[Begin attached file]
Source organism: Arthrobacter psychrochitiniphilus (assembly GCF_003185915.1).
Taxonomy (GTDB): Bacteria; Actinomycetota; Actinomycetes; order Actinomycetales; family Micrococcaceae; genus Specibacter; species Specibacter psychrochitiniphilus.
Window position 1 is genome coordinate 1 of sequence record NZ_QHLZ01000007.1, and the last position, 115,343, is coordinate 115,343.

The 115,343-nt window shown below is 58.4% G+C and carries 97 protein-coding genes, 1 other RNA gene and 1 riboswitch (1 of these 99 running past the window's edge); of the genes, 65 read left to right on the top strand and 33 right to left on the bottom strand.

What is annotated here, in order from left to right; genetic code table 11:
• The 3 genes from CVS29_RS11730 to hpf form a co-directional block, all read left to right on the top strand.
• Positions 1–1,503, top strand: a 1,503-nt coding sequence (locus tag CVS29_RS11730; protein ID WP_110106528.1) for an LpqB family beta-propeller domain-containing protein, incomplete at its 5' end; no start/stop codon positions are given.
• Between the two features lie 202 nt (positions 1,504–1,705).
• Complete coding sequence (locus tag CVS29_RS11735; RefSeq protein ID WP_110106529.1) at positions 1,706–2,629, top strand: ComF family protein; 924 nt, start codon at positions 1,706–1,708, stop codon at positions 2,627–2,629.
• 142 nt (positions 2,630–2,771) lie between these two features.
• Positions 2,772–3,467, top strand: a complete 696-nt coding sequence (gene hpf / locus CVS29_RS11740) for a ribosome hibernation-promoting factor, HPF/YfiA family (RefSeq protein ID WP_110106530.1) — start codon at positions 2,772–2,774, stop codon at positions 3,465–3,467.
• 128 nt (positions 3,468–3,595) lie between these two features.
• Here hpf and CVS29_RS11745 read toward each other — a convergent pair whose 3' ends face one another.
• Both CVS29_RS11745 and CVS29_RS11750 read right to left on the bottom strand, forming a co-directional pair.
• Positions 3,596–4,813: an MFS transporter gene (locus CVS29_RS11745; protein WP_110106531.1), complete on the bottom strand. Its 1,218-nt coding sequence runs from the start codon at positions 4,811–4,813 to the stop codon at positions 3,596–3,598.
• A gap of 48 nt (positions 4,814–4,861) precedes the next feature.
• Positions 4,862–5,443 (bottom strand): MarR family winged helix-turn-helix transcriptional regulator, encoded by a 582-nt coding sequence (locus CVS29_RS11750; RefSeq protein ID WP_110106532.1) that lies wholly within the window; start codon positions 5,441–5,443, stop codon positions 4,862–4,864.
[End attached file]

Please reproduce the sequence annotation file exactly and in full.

Source organism: Arthrobacter psychrochitiniphilus (assembly GCF_003185915.1).
Taxonomy (GTDB): Bacteria; Actinomycetota; Actinomycetes; order Actinomycetales; family Micrococcaceae; genus Specibacter; species Specibacter psychrochitiniphilus.
Window position 1 is genome coordinate 1 of sequence record NZ_QHLZ01000007.1, and the last position, 115,343, is coordinate 115,343.

The 115,343-nt window shown below is 58.4% G+C and carries 97 protein-coding genes, 1 other RNA gene and 1 riboswitch (1 of these 99 running past the window's edge); of the genes, 65 read left to right on the top strand and 33 right to left on the bottom strand.

What is annotated here, in order from left to right; genetic code table 11:
• The 3 genes from CVS29_RS11730 to hpf form a co-directional block, all read left to right on the top strand.
• Positions 1–1,503, top strand: a 1,503-nt coding sequence (locus tag CVS29_RS11730; protein ID WP_110106528.1) for an LpqB family beta-propeller domain-containing protein, incomplete at its 5' end; no start/stop codon positions are given.
• Between the two features lie 202 nt (positions 1,504–1,705).
• Complete coding sequence (locus tag CVS29_RS11735; RefSeq protein ID WP_110106529.1) at positions 1,706–2,629, top strand: ComF family protein; 924 nt, start codon at positions 1,706–1,708, stop codon at positions 2,627–2,629.
• 142 nt (positions 2,630–2,771) lie between these two features.
• Positions 2,772–3,467, top strand: a complete 696-nt coding sequence (gene hpf / locus CVS29_RS11740) for a ribosome hibernation-promoting factor, HPF/YfiA family (RefSeq protein ID WP_110106530.1) — start codon at positions 2,772–2,774, stop codon at positions 3,465–3,467.
• 128 nt (positions 3,468–3,595) lie between these two features.
• Here hpf and CVS29_RS11745 read toward each other — a convergent pair whose 3' ends face one another.
• Both CVS29_RS11745 and CVS29_RS11750 read right to left on the bottom strand, forming a co-directional pair.
• Positions 3,596–4,813: an MFS transporter gene (locus CVS29_RS11745; protein WP_110106531.1), complete on the bottom strand. Its 1,218-nt coding sequence runs from the start codon at positions 4,811–4,813 to the stop codon at positions 3,596–3,598.
• A gap of 48 nt (positions 4,814–4,861) precedes the next feature.
• Positions 4,862–5,443 (bottom strand): MarR family winged helix-turn-helix transcriptional regulator, encoded by a 582-nt coding sequence (locus CVS29_RS11750; RefSeq protein ID WP_110106532.1) that lies wholly within the window; start codon positions 5,441–5,443, stop codon positions 4,862–4,864.